Recently, molecular analysis techniques have shown high efficiency in the detection of microorganisms, and the problems related to the phenotypic limitation are overcome. Among these tests, nucleic acid based detection is commonly applied for detection. Polymerase chain reaction (PCR) is highly sensitive and allows quantitation of bacteria at a species level [5,6]. In fact, real time PCR has become an indispensable tool in molecular diagnostic, forensic analysis, tumor diagnostic and determination of specific bacteria in samples. Serious research has focused on electrochemical methods of analysis, which offer high sensitivity along with cost and time effectiveness [7,8].

Electrochemical biosensors have several advantages, compared with other biosensors, such as:

- They are highly accurate, reproducible and exhibit a high linearity over a wide range of concentrations, they require no pretreatment of the analyte;

- They can offer advantages of low detection limits, and good stability.

The aim of the work reported here was to investigate the electrochemical properties of Staphylococcus aureus on Amoxil modified carbon paste electrode.

Experimental

Reagent

All chemicals were of analytical grade and have been used as received without any further purification. All solutions were prepared in double distilled water. The commercial graphite powder was supplied from France. The clay samples employed in the research were taken from the Natural Resources of Cameroon, more precisely from the town of Garoua, in the region of North Cameroon.

The bacterial strain used in this study was Staphylococcus aureus ATCC 25923. The strain was cultured in Luria Burtani broth at 37°C for 24 h after culture; the cells were harvested by centrifugation for 15 min at 8400 × g and were washed twice with and resuspended in KNO3 solution with ionic strength 0.1 M. The physicochemical properties of this strain were measured by contact angle measurements.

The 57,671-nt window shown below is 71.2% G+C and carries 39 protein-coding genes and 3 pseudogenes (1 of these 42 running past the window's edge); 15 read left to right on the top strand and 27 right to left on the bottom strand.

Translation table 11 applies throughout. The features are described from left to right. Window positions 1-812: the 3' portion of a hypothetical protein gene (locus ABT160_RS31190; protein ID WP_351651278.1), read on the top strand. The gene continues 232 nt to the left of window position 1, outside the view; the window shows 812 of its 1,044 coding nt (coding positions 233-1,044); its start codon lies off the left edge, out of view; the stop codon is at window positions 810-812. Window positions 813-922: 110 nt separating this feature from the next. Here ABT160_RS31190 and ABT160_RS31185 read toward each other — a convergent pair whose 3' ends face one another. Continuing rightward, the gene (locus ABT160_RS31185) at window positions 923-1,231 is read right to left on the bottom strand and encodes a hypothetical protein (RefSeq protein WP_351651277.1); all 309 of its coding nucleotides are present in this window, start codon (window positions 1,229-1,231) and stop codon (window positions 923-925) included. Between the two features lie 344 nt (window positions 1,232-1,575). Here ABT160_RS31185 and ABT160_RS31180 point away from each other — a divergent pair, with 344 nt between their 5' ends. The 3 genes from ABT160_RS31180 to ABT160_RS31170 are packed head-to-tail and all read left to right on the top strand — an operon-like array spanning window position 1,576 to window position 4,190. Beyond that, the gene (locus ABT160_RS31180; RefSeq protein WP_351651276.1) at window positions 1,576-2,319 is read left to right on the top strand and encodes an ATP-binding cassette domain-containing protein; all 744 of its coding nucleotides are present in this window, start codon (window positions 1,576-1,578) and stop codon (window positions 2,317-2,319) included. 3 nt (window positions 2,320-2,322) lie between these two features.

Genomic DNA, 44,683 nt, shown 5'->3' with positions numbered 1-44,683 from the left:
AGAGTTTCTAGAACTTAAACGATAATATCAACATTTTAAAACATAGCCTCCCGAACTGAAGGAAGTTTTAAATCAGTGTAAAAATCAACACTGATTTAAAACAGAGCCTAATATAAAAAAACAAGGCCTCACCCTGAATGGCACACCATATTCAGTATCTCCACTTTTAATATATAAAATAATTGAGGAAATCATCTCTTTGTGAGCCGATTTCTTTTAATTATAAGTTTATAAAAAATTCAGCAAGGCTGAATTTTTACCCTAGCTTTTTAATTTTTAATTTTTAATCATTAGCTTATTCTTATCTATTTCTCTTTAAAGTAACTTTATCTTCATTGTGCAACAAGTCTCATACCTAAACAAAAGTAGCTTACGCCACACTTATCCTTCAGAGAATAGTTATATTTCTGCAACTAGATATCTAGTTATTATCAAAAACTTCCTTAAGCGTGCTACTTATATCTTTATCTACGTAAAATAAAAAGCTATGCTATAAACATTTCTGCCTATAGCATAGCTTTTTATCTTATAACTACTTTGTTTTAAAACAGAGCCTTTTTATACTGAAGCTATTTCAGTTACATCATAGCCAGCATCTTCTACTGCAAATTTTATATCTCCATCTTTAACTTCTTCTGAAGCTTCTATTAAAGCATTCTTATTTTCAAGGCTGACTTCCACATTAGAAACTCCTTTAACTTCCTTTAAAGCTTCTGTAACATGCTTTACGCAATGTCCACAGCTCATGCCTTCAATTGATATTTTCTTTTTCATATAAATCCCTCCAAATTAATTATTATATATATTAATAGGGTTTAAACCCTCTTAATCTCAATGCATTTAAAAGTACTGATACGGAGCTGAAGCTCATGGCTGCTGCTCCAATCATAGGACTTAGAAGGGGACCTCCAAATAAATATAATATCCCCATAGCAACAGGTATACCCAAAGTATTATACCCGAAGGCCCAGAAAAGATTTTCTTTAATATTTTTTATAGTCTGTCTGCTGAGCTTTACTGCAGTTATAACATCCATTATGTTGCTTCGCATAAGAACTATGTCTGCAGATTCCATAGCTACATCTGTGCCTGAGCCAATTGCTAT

Provisions were made for oxygen removal by bubbling the solution with azotes gas for about 5 min then the solution was blanketed with azotes gas while the experiment was in progress. For reproducible results, a fresh solution was made for each experiment.

Instrumental

Voltammetric experiments were performed using a voltalab potentiostat (modelPGSTAT100, EcoChemie B.V., Utrecht, The Netherlands) driven by the general purpose electrochemical systems data processing software (voltalab master 4 software) run under windows 2007. The three electrode system consisted of a chemically modified carbon paste electrode as the working electrode a saturated calomel electrode (SCE) serving as reference electrode, and platinum as an auxiliary electrode.

Electrodes

The working carbon paste electrode was prepared by mixing appropriate weight of graphite powder with paraffin oil. The whole cell modified carbon paste was subsequently packed firmly into the electrode cavity (0.1256 cm2) and polished to a smooth shiny finish by gently rubbing over an ordinary weighing paper. Electrical contact was established with a bar of carbon. Amoxil-modified carbon paste electrodes (AMX-CPEs) were prepared by immobilizing the Amoxil system by soaking the preformed carbon paste electrode in a solution containing the Amoxil solution. The effect of the contact time (CT) of the CPE electrode with the Amoxil solution (1.5 M) was studied.